An important question to consider is what is the optimal bolus dose/volume/interval for ABA to ascertain positive effects from this administration method. For example, the currently published studies may not have used large enough boluses: most used an ABA method in which a single bolus dose was given every hour.3–5 However, Thapa et al6 bolused 15 mL every 6 hours (instead of a lower volume every hour). Indeed, they demonstrated positive effects with ABA. Unfortunately, an unpublished study by Khaitibi et al, using TAP catheters, similarly used a very large bolus (24 mL) every 3 hours, yet yielded negative results versus an 8 mL/hour continuous infusion. Additional data will hopefully be produced by a clinical trial in progress ( NCT02539628) comparing 21 mL of Ropivacaine 0.2% every 3 hours versus a 7 mL/hour basal infusion.

In summary, there have been conflicting results on the added benefits of an ABA infusion method compared to continuous infusion. Some studies suggest superior analgesia,1,2,6 while others demonstrated no difference.3–5 The reasons for the differences in the results are unclear; however, possible explanations include major differences between the study protocols, contrasting effects on different target nerves, and technical aspects associated with nerve stimulation and ultrasound guidance. Whether or not ABA provides superior analgesia or reduced motor blockade remains unclear, and it is hoped that further studies using various bolus regimens will bring clarity to this important issue.



1. Taboada M, Rodriguez J, Bermudez M, et al. A “new” automated bolus technique for continuous popliteal block: a prospective, randomized comparison with a continuous infusion technique. Anesth Analg 2008;107:1433–1437.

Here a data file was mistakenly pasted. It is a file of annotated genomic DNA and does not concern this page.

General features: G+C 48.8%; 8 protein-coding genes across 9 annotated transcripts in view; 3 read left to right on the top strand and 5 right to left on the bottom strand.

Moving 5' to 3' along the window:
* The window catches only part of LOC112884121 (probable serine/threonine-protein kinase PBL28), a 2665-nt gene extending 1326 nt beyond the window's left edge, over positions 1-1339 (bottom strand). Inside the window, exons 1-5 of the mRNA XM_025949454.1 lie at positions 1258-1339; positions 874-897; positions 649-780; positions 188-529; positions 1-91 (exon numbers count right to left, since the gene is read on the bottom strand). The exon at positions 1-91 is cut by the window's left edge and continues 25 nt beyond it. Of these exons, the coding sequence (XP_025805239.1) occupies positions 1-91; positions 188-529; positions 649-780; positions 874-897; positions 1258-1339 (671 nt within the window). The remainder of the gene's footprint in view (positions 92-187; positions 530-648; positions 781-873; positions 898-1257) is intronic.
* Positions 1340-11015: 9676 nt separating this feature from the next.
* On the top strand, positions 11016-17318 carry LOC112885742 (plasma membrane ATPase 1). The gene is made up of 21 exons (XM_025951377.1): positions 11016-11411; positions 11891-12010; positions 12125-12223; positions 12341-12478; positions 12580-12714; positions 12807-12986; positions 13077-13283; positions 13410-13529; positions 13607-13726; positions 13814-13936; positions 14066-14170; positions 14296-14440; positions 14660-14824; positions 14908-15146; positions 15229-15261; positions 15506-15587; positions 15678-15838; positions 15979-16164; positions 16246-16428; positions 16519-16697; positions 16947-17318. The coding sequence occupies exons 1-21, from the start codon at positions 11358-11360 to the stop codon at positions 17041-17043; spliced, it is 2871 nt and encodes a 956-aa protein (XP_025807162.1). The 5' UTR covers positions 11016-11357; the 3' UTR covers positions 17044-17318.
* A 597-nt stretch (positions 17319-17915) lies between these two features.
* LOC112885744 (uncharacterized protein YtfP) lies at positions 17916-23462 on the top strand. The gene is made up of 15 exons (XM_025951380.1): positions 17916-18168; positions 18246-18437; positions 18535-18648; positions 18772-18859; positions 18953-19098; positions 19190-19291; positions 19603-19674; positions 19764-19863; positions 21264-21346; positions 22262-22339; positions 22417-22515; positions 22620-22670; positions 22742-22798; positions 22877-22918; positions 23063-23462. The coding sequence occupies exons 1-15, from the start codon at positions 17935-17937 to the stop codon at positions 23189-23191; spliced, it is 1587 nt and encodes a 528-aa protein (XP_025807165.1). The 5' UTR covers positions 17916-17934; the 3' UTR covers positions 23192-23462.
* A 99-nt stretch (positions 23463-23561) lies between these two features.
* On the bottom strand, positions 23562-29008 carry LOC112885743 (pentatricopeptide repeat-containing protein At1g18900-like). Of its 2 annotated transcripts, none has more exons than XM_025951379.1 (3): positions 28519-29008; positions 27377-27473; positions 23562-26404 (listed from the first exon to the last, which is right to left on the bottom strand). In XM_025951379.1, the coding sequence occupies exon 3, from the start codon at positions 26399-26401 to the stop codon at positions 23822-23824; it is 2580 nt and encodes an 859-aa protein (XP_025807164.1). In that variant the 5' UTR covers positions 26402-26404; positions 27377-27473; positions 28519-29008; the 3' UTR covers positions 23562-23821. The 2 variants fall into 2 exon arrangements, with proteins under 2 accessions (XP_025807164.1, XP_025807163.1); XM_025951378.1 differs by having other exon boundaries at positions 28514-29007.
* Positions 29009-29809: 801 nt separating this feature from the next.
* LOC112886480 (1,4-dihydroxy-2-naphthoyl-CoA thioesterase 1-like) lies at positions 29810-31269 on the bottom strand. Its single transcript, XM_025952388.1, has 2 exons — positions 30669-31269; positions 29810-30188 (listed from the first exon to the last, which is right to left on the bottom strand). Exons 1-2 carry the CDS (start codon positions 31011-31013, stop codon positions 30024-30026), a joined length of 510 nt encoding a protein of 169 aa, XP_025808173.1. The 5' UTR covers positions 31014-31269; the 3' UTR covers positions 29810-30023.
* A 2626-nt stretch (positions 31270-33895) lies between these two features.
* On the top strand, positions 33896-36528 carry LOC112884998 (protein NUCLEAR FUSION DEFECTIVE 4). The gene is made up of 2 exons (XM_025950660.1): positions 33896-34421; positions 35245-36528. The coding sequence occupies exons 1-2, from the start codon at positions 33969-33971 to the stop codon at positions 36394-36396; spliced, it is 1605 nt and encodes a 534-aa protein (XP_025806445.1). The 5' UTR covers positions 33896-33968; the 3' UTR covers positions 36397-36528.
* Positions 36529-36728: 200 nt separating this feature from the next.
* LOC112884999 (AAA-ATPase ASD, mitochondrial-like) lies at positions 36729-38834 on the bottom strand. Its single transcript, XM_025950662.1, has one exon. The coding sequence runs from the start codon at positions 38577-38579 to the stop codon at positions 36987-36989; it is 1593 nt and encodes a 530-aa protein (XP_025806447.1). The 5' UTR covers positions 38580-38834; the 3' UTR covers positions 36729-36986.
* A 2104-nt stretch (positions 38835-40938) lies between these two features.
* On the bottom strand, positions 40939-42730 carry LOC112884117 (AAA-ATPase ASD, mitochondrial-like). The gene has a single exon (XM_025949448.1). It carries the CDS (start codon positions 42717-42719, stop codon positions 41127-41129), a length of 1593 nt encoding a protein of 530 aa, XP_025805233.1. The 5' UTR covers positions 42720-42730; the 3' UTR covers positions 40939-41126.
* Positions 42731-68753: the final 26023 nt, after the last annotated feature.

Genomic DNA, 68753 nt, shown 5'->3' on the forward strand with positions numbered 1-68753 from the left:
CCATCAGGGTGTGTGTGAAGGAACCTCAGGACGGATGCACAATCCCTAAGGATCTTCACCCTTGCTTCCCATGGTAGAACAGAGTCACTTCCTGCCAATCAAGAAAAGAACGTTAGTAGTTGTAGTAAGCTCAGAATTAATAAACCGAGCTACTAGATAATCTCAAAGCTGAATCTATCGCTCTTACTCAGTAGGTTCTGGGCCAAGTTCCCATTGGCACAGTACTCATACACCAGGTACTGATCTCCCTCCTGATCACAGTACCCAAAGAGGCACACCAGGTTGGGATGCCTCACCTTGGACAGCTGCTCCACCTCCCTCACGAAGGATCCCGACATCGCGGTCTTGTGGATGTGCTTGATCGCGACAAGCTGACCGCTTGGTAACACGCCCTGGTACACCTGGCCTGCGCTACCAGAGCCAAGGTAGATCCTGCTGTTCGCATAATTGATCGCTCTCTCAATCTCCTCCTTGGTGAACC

2. Taboada M, Rodriguez J, Bermudez M, et al. Comparison of continuous infusion versus automated bolus for postoperative patient-controlled analgesia with popliteal sciatic nerve catheters. Anesthesiology 2009;110:150–154.

3. Charous MT, Madison SJ, Suresh PJ, et al. Continuous femoral nerve blocks: varying local anesthetic delivery method (bolus versus basal) to minimize quadriceps motor block while maintaining sensory block. Anesthesiology 2011;115:774–781.

4. Hamdani M, Chassot O, Fournier R. Ultrasound-guided continuous interscalene block: the influence of local anesthetic background delivery method on postoperative analgesia after shoulder surgery: a randomized trial. Reg Anesth Pain Med 2014;39:387–393.

5. Monahan AM, Sztain JF, Khatibi B, et al. Continuous adductor canal blocks: does varying local anesthetic delivery method (automatic repeated bolus doses versus continuous basal infusion) influence cutaneous analgesia and quadriceps femoris strength: a randomized, double-masked, controlled, split-body volunteer study. Anesth Analg 2016;122:1681–1688.

6. Thapa D, Ahuja V, Verma P, Gombar S, Gupta R, Dhiman D. Post-operative analgesia using intermittent vs. continuous adductor canal block technique: a randomized controlled trial. Acta Anaesthesiol Scand 2016;60:1379–1385.

7. Fibla JJ, Molins L, Mier JM, Hernandez J, Sierra A. A randomized prospective study of analgesic quality after thoracotomy: paravertebral block with bolus versus continuous infusion with an elastomeric pump. Eur J Cardiothorac Surg 2015;47:631–635.